The noisy dis­play of dead ducks

The Washington Times Weekly - - Politics - Opin­ion by Wes­ley Pruden

Those aren’t lame ducks in ses­sion on Capi­tol Hill. They’re dead ducks, but like chick­ens that can still take a few steps once their necks are wrung, these dead ducks are flail­ing and flap­ping across the barn­yard, leav­ing a trail of blood and gore.

The Democrats of the 111th Congress, which can’t die soon enough, still can’t wrap their minds around the Novem­ber elec­tion re­turns. They can’t fig­ure out how hu­mil­i­at­ing re­pu­di­a­tion could have hap­pened to such wise and won­der­ful folk. The decks of the Ti­tanic she helped steer into the ice­berg are awash in icy wa­ter, and Nancy Pelosi is desperatel­y ring­ing Room Ser­vice to de­mand her morn­ing cof­fee.

Pres­i­dent Obama, who fi­nally may rec­og­nize his own par­lous con­di­tion, begs for Demo­cratic votes for the tax com­pro­mise, plead­ing that if he can’t get them, his pres­i­dency will be fin­ished. Joe Bi­den, the dotty vice pres­i­dent in the at­tic, snarls at Repub­li­cans to “get out of the way” so the Democrats can get on with the work of de­stroy­ing them­selves.

Rep. Bar­ney Frank of Mas­sachusetts rails at the “big­ots” who stand in the way of the girlie men de­ter- mined to paint the Army’s tanks and Navy’s war­ships in sooth­ing shades of laven­der.

The de­scent of Congress in the re­spect and es­teem of the Amer­i­can pub­lic is a rare phe­nom­e­non not just of pol­i­tics but of physics. Logic and rea­son say ev­ery­thing should have a bot­tom, but the de­scent into pub­lic con­tempt doesn’t. Con­gres­sional ap­proval, as mea­sured by all the poll­sters, con­tin­ues to fall, and where it stops no­body knows. This is a phe­nom­e­non that de­fies the nat­u­ral law that gov­erns the rest of the uni­verse.

The Gallup Poll finds that just 13 per­cent of Amer­i­cans think Congress is per­form­ing the job those 535 slack­ers were elected to per­form. Ras­mussen finds that just 23 per­cent of Amer­i­cans think the nation is “mov­ing in the right di­rec­tion.”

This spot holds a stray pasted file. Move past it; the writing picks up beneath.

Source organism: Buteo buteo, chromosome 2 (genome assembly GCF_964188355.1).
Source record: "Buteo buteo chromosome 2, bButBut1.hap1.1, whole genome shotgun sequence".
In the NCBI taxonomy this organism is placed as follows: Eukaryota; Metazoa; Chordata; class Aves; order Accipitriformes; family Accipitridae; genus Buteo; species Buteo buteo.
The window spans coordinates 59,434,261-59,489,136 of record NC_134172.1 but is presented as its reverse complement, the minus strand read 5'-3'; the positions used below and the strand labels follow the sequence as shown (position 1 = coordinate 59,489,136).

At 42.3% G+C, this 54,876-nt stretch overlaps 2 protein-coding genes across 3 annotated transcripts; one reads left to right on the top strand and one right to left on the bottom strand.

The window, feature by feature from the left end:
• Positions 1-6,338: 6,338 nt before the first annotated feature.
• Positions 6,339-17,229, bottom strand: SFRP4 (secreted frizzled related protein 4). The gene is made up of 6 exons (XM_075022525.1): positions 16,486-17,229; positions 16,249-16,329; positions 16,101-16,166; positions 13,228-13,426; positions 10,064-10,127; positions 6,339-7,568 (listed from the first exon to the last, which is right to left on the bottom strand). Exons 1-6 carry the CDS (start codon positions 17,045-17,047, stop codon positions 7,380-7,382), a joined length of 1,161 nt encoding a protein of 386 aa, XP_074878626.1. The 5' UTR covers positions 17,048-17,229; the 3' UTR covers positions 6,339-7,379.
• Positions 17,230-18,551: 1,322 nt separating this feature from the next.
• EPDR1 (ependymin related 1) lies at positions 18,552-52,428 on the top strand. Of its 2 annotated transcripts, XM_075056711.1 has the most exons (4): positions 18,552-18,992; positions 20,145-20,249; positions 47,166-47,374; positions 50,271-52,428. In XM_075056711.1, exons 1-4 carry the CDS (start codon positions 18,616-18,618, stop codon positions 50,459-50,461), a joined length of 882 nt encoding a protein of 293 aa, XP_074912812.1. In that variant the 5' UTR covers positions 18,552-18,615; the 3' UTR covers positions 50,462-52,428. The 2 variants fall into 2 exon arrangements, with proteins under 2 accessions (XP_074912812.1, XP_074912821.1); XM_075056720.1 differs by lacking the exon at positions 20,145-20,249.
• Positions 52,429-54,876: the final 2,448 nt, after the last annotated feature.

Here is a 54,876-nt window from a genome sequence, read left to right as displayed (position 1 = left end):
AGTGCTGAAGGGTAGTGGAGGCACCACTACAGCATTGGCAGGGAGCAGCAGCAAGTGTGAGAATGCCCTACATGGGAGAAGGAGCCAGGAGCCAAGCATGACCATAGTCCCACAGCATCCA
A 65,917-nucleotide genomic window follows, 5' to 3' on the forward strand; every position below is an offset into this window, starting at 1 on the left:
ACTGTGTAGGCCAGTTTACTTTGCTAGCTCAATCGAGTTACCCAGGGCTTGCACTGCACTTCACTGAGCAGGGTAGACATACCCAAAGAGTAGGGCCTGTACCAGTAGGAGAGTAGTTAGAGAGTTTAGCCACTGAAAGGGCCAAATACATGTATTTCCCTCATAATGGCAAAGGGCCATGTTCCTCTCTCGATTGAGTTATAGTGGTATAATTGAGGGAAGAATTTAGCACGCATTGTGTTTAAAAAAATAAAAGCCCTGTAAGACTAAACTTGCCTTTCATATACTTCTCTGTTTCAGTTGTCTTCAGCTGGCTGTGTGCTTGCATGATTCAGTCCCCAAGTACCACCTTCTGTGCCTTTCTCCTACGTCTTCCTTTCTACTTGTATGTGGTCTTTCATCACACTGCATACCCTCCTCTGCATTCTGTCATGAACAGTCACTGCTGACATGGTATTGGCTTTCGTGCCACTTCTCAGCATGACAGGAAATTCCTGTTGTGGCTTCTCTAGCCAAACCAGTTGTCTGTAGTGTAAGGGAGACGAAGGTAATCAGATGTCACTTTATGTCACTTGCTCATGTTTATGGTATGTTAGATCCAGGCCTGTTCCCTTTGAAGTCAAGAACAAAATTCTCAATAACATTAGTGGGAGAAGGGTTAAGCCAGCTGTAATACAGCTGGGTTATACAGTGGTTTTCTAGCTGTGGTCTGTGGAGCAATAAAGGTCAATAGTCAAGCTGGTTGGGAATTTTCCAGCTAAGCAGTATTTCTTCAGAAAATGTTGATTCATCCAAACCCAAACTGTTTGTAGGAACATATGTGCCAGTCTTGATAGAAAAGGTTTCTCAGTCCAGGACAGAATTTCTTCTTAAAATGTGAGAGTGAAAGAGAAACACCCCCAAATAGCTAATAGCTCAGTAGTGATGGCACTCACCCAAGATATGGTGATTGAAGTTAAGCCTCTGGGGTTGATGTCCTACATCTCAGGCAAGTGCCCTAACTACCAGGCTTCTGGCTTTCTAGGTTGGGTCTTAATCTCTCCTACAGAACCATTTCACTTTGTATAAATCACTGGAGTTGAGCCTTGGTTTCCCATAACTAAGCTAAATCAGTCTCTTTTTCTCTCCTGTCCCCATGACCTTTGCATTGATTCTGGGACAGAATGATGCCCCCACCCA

Even Pres­i­dent Obama, fond as he is of re­dis­tribut­ing the in­come of other peo­ple, is try­ing to dampen the dy­ing fire in the pot­bel­lies of the con­gres­sional loser class. Losers they might be, but they’re de­ter- mined to in­flict as much dam­age as they can to give us some­thing to for­get them by. Nancy Pelosi, the gift that just keeps on giv­ing, is the leader of the Democrats who revel in their ig­no­rance of how things work. A re­porter for asked her, ever so re­spect­fully, “Where does the Con­sti­tu­tion grant Congress the author­ity to en­act an in­di­vid­ual health in­surance man­date?” Mzz Pelosi, mo­men­tar­ily flus­tered and bereft of talk­ing points writ­ten out by her staff, was stumped.

“Are you se­ri­ous?” she asked. “Are you se­ri­ous?” Yes, the re­porter replied, he was. Mzz Pelosi shook her head, clearly puz­zled by the premise of the ques­tion, and turned to take a softball from an­other re­porter. She later sent out her press spokesman to reaf­firm the no­tion that ask­ing her where and how the Con­sti­tu­tion au­tho­rizes Congress to man­date that in­di­vid­ual tax­pay­ers buy in­surance was cer­tainly not a se­ri­ous ques­tion. “You can put this on the record,” the spokesman said. “That is not a seri- ous ques­tion.” He re­peated the an­swer, dis­be­liev­ing he was say­ing some­thing so silly. “That is not a se­ri­ous ques­tion.” But the law, with the man­date, is on track to the ap­peals court, and the Supreme Court is likely to de­cide whether the ques­tion is a se­ri­ous one.

Mzz Pelosi, un­tu­tored in con­sti­tu­tional law, con­tin­ued to ar­gue the “not se­ri­ous” ques­tion with press re­leases, ar­gu­ing that if Congress says it’s so, it must be so.

But not just the speaker. Those push­ing re­peal of “don’t ask, don’t tell,” con­tin­ued the strat­egy of call­ing names that once worked so well for Barack Obama. Those who ar­gue that re­peal will se­verely dam­age mil­i­tary pre­pared­ness — in­clud­ing the com­man­dant of the Ma­rine Corps — are dis­missed by Bar­ney Frank as pur­vey­ors of hate and venom. Bar­ney, giddy over the House vote to re­peal, is in a mood to cel­e­brate. “It’s big­oted non­sense that the pres­ence of some­one like me will [. . . ] desta­bi­lize our brave young men and women.” The prospect of Bar­ney loose in the bar­racks should frighten ev­ery­one.

Wes­ley Pruden is edi­tor emer­i­tus of The Washington Times.

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